Trump names outspoken ambassador Richard Grenell acting head of intelligence

Grenell, the U.S. ambassador to Germany, is a Trump loyalist with a history of stirring up trouble on Twitter.

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By Dareh Gregorian and Peter Alexander

President Donald Trump on Wednesday named Richard Grenell, the U.S. ambassador to Germany, to be the next acting director of national intelligence.

The move was first reported by The New York Times and later confirmed by NBC News.

Grenell, an openly gay former Fox News commentator who is a vocal supporter of the president, would replace Joseph Maguire. Maguire has served as acting director since Dan Coats resigned in July.

The post is a Cabinet-level position — the Office of the Director of National Intelligence oversees the FBI, the CIA, the National Security Agency and other intelligence agencies and is the president's principal adviser on intelligence issues.

Trump has been critical of those agencies in the past, tweeting last year that "Perhaps Intelligence should go back to school!" after Coats and the heads of the FBI and the CIA testified about worldwide threats before the Senate.

"He is committed to a non-political, non-partisan approach as head of the Intelligence Community, on which our safety and security depend," said a statement from the White House released Thursday morning.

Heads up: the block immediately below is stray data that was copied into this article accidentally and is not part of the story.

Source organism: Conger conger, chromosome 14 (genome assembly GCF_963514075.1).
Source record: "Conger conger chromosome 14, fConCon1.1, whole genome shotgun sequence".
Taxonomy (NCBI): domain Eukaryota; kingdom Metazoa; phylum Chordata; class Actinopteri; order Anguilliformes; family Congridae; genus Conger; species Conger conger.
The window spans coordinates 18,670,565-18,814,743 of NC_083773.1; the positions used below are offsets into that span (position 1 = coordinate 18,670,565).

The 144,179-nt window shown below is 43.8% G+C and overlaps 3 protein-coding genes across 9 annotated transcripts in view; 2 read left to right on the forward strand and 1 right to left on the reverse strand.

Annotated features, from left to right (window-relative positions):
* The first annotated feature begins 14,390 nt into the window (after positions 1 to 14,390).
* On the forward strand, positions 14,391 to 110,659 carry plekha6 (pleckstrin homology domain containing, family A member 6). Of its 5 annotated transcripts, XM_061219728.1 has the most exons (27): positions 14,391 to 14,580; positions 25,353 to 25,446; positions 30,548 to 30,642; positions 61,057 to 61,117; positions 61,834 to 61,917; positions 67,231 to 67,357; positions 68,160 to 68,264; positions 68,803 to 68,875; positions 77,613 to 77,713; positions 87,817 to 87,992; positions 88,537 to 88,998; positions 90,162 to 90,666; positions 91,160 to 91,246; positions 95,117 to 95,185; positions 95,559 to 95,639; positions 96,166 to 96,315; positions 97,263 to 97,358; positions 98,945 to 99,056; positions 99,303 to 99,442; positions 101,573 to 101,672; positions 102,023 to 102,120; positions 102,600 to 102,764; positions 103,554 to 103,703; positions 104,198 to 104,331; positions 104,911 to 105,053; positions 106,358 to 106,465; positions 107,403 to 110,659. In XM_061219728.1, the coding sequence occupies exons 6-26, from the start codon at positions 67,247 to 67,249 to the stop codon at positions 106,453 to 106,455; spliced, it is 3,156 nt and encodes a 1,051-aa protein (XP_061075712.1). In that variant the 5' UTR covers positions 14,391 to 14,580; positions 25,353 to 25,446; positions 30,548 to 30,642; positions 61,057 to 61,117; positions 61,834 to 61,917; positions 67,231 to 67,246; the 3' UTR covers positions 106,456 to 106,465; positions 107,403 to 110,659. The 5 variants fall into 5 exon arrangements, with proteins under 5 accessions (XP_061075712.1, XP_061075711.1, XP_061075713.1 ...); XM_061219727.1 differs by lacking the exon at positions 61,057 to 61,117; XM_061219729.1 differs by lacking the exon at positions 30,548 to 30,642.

The move got swift pushback on social media. Samantha Power, who was President Barack Obama's ambassador to the United Nations, said in a tweet, "Appointing as @ODNIgov @RichardGrenell, who has politicized every issue he has touched & has contempt for facts, would be a travesty."

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Grenell has been a controversial figure in part because of his outspoken views on Twitter. He has come under fire for tweets targeting women, including Hillary Clinton, Michelle Obama, Rachel Maddow and Callista Gingrich.

As ambassador to Germany, he has pushed Germany to increase its contributions to NATO, and he launched the administration's global campaign to end the criminalization of homosexuality in dozens of nations where it's illegal to be gay.

His hard-nosed style has sometimes raised eyebrows in Europe, as when he said in 2018 that he wanted to "empower" European conservatives who are "experiencing an awakening from the silent majority."

"I think there is a groundswell of conservative policies that are taking hold because of the failed policies of the left," he told Breitbart. "There's no question about that, and it's an exciting time for me."

Grenell, who has a master's degree in public administration from Harvard University, was the longest-serving U.S. spokesman at the United Nations, where he served during President George W. Bush's administration.

Sen. Mark R. Warner, D-Va, the vice chairman of the Senate intelligence committee, criticized Grennell's appointment in a statement.

"The President has selected an individual without any intelligence experience to serve as the leader of the nation’s intelligence community in an acting capacity," he said. "This is the second acting director the President has named to the role since the resignation of Dan Coats, apparently in an effort to sidestep the Senate’s constitutional authority to advise and consent on such critical national security positions, and flouting the clear intent of Congress when it established the Office of the Director of National Intelligence in 2004. The intelligence community deserves stability and an experienced individual to lead them in a time of massive national and global security challenges."